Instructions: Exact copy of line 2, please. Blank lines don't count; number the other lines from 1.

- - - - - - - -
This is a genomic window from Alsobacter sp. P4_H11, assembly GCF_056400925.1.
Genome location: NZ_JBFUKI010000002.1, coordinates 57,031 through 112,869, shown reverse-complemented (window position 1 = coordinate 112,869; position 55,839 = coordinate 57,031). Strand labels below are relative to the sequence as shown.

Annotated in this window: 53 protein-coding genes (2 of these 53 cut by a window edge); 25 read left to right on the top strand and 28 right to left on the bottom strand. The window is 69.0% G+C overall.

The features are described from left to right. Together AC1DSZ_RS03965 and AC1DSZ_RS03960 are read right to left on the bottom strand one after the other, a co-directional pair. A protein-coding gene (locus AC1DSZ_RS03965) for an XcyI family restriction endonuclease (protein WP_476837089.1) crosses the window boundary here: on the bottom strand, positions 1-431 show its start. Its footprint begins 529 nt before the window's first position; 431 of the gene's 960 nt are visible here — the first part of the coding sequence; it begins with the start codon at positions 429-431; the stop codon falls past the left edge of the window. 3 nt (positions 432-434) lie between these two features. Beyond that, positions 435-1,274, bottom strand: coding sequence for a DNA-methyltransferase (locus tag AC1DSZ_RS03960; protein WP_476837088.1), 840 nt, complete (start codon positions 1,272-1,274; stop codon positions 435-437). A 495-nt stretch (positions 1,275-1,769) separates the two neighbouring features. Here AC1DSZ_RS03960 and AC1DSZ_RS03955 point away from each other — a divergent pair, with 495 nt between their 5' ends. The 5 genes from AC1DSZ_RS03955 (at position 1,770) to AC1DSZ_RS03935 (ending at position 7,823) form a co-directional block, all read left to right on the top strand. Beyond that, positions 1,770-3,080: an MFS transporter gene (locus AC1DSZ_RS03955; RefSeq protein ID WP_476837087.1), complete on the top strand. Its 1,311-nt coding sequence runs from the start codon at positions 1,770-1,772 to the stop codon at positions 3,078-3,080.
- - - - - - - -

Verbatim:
Genome location: NZ_JBFUKI010000002.1, coordinates 57,031 through 112,869, shown reverse-complemented (window position 1 = coordinate 112,869; position 55,839 = coordinate 57,031). Strand labels below are relative to the sequence as shown.